Family carers have shared their stories with the aged care royal commission, highlighting a lack of support and respite services.
Exhausted and devastated after another failed attempt at short-term respite care for her husband with dementia, Rosemary Cameron felt utterly alone.
Staff at the aged care facility had threatened to call police unless she collected him, saying he was "out of control".
Ms Cameron found him with blood on his clothes from a gash on his hand, sitting at the breakfast table with other residents.
She was told nothing but to pack his things and leave.
"I just remember feeling so extremely sad for Don, to be almost rejected when he needed help the most," an upset Ms Cameron told the aged care royal commission on Monday.
Mixed with the sadness was anger at the lack of understanding by so-called trained professionals, shame, devastation and utter loneliness.
"Walking out of the facility with Don in one hand and his goods in the other, I hopped in the car and I thought I can't rely on anybody," Ms Cameron said.
"I just don't think there's anything out there."
She later discovered staff tackled an anxious Mr Cameron after he picked up a chair. He then panicked and threw his arm back, hitting one of the attendants in the mouth.
An earlier respite stint at another Victorian aged care home lasted only three days before a nurse ordered urgent admission to a mental health facility because Mr Cameron was "behaving badly".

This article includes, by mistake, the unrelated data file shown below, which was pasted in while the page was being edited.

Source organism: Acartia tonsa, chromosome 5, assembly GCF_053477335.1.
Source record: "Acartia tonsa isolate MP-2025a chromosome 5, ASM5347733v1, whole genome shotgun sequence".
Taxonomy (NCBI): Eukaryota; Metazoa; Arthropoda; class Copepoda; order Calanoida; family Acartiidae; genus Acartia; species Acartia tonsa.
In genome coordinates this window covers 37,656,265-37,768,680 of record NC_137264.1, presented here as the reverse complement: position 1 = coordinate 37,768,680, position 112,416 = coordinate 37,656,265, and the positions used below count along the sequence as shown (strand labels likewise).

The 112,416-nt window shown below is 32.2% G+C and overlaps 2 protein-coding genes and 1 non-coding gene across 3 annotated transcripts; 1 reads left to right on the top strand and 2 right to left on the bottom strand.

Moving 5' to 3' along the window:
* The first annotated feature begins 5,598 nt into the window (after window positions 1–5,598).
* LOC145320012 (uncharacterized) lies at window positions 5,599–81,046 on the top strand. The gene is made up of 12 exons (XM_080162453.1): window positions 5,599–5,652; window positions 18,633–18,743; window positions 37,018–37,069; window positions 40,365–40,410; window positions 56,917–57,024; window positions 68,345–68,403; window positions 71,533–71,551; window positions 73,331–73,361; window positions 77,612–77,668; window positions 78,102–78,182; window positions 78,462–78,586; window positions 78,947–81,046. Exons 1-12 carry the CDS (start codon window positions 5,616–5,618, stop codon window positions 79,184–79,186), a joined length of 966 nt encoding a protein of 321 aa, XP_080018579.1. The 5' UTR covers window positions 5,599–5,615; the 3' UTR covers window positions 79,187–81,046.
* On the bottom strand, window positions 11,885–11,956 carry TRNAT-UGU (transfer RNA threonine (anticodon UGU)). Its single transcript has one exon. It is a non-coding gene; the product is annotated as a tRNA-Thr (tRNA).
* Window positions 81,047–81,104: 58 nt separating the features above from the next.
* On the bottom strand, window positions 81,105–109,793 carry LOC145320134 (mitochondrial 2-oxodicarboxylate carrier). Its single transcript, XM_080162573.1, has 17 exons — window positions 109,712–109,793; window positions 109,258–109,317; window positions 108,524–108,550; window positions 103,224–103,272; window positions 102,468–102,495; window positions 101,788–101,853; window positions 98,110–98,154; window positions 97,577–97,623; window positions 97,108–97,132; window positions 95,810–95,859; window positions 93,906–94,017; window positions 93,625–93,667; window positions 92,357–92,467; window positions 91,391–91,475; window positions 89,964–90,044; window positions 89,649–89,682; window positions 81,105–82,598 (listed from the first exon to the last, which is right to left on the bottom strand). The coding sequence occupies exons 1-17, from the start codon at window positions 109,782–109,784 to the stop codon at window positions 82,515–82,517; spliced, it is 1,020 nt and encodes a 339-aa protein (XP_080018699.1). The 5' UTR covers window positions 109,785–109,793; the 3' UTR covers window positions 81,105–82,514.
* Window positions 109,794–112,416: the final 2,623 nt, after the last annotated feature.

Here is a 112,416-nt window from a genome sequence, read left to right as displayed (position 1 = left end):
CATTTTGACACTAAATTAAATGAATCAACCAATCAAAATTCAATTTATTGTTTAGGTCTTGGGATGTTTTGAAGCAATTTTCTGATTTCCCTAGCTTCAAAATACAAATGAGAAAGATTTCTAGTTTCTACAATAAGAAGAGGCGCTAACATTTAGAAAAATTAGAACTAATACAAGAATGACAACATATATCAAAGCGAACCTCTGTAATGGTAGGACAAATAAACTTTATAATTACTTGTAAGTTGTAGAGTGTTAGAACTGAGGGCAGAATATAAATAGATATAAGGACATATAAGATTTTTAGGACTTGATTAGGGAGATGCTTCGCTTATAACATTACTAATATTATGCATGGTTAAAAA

Ms Cameron said she struggled to find a facility whose staff understood Lewy body dementia and how to manage it.
"It's pretty upsetting because, you know, Don wasn't a criminal," she told a public hearing focusing on the needs of family and unpaid carers.
"He wasn't choosing to do this, this was his illness."
Ms Cameron said her husband ended up so heavily sedated in the mental health facility he was "knocked out" while another day she found him bruised and face down on the floor after he fell off a chair.
Ms Cameron said she spent about three years under threat of attack and injury due to her husband's constant state of fear and confusion, as the paranoia, hallucinations and aggression symptoms of the disease set in.
Mr Cameron went into full-time care in a specialist nursing home for mental health patients in 2016, after almost 11 months in a hospital.
The couple had been inseparable since they were teenagers.
Ms Cameron thought she would be able to look after the man she loved, the man who had been full of life and fun.
"However as the exhaustion set in, I realised I was not Superwoman and without more support in the way of assistance within the home, occasional respite care and understanding from professionals, I failed."
While Ms Cameron's story was described as incredibly distressing, other carers of elderly family members also detailed the difficulties in accessing support and respite services as a three-day hearing began in Mildura in regional Victoria.
Senior counsel assisting the commission Peter Gray QC said there were expert and anecdotal indications residential aged care respite was too often perceived as a negative and even a risky experience.